Point-Counterpoint: Texting and driving laws will not make the road any more safe

Ky Shaw, Staff Writer

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Texting and driving, everyone is told by adults it is dangerous, deadly, catastrophic.

Texting and driving often comes under fire from critics claiming it is causing more accidents and injuries on the road ways than ever before. It has been fought against for years claiming that 100% focus will prevent less accidents.

Laws against texting and driving are not the answer.  I, myself, am from Atlanta, Georgia.  Up in the peach state texting and driving is an illegal offense.  With that being said, motorists consistently continue to text and drive.

Dodging the law, in essence, prevents it from being effective.  Driving while texting is considered a distraction.  Attempting to hide this however can be far more fatal.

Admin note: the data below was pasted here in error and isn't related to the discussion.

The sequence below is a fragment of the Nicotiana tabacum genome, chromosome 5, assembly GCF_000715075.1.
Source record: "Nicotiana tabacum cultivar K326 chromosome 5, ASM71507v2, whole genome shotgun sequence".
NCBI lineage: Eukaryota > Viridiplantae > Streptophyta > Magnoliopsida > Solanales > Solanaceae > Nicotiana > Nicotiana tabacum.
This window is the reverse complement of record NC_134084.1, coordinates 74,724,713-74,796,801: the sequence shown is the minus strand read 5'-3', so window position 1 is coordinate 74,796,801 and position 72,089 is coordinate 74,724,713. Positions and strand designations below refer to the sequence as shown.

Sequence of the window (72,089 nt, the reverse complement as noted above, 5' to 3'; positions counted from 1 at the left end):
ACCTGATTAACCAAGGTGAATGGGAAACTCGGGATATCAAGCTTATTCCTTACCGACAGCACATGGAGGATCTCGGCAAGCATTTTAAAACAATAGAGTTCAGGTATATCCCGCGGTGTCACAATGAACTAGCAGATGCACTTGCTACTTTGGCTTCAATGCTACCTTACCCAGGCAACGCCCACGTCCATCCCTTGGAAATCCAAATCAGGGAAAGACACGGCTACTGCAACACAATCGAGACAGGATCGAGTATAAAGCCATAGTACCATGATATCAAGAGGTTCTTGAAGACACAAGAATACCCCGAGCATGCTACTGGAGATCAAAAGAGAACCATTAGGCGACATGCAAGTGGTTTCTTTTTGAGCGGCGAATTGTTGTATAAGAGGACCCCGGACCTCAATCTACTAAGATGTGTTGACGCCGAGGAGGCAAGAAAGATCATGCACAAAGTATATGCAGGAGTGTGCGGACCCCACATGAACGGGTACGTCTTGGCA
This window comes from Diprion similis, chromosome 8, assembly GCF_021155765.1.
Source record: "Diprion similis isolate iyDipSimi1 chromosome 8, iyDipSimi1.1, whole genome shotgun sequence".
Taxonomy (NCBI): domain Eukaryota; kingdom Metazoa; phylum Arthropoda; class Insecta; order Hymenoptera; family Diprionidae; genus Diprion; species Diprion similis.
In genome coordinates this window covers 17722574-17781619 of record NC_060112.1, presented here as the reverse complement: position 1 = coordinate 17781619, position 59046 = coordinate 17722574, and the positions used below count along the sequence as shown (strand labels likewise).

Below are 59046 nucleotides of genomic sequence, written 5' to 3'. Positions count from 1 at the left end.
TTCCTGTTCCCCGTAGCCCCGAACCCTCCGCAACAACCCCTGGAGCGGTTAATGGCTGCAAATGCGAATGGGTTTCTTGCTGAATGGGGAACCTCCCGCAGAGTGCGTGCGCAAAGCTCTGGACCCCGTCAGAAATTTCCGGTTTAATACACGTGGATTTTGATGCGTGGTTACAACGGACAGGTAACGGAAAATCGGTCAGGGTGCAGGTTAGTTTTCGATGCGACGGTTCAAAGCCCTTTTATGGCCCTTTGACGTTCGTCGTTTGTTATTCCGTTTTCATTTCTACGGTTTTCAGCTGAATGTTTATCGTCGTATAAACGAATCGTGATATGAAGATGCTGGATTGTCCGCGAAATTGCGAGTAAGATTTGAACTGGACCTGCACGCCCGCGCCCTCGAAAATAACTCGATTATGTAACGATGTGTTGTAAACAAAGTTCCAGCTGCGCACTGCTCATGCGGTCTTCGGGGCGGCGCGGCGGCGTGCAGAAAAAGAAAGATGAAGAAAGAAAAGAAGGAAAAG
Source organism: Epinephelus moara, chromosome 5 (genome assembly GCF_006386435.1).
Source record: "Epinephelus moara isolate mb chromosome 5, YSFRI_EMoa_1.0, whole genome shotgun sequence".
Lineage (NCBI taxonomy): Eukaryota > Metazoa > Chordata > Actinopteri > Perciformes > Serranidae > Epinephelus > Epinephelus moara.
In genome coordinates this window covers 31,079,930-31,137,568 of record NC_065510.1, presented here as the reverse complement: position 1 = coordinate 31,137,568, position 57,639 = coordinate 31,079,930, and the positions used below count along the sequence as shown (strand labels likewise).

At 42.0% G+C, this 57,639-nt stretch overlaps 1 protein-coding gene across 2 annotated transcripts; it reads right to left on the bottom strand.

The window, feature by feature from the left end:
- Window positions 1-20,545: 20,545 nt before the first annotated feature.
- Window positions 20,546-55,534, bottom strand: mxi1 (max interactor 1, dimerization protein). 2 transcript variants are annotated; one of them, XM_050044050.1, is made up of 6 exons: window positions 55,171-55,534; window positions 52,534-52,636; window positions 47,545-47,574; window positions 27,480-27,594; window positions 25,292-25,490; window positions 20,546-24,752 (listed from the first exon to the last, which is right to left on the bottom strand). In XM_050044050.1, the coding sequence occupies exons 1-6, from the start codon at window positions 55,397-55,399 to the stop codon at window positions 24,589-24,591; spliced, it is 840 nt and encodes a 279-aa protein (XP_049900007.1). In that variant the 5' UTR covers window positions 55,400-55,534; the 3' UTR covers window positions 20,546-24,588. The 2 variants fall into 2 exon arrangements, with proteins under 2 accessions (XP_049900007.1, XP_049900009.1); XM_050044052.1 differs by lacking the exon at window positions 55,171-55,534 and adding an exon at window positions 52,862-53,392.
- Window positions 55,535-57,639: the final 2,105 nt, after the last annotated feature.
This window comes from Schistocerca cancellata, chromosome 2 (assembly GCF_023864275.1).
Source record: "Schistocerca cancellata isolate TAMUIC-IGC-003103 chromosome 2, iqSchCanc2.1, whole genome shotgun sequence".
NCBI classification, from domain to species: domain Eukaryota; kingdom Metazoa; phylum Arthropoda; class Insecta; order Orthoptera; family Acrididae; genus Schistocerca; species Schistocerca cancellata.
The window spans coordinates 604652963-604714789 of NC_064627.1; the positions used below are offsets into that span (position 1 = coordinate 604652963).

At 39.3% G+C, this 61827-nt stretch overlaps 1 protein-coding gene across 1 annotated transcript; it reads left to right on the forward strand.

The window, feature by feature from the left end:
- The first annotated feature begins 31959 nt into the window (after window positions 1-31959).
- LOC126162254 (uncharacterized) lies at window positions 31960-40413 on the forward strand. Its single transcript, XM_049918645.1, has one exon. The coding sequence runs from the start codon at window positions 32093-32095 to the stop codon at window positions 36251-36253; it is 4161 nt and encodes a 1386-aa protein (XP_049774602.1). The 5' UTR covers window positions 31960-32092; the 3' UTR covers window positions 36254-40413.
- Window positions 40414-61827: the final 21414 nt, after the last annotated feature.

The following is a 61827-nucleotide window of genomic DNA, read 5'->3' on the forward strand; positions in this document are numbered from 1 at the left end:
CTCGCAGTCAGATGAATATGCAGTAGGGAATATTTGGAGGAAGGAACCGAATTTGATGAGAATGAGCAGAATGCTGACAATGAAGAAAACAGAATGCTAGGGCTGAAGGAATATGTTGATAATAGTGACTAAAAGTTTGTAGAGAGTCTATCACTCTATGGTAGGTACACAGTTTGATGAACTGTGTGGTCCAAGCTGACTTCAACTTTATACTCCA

Those who text and drive are often aware that they are driving.  When someone spots a police officer and they attempt to hide there phone, they remove their eyes from the road.  This, in turn, causes the chances of an accident to rise substantially.

New arguments are presented daily against texting and driving.  Other distractions such as eating, drinking, police checking license plates, putting on make up, changing the radio or any other activity that removes a motorists attention from the road are often ignored.  Where then do law makers draw the line?  It is okay for someone to perform any action listen above that has the same effects, but if they text, oh no.  Give them a fine.

The true motive of the law is revenue.  Police departments have not made enough off speed traps, relight cameras and tax payer dollars.  A law that provides a vague image of an offense is exactly what they need.

How will officers prove they saw you texting?  How can they be sure you were not changing the station or adjusting your mirrors?  Without any concrete definition it gives officers the ability to cite people for crimes they quite possibly did not commit.

Texting and driving laws are ineffective at making the road safer.  They are however, effective at generating an outlet of revenue for police departments across the SunshineState.

A law against texting and driving will not prevent accidents.

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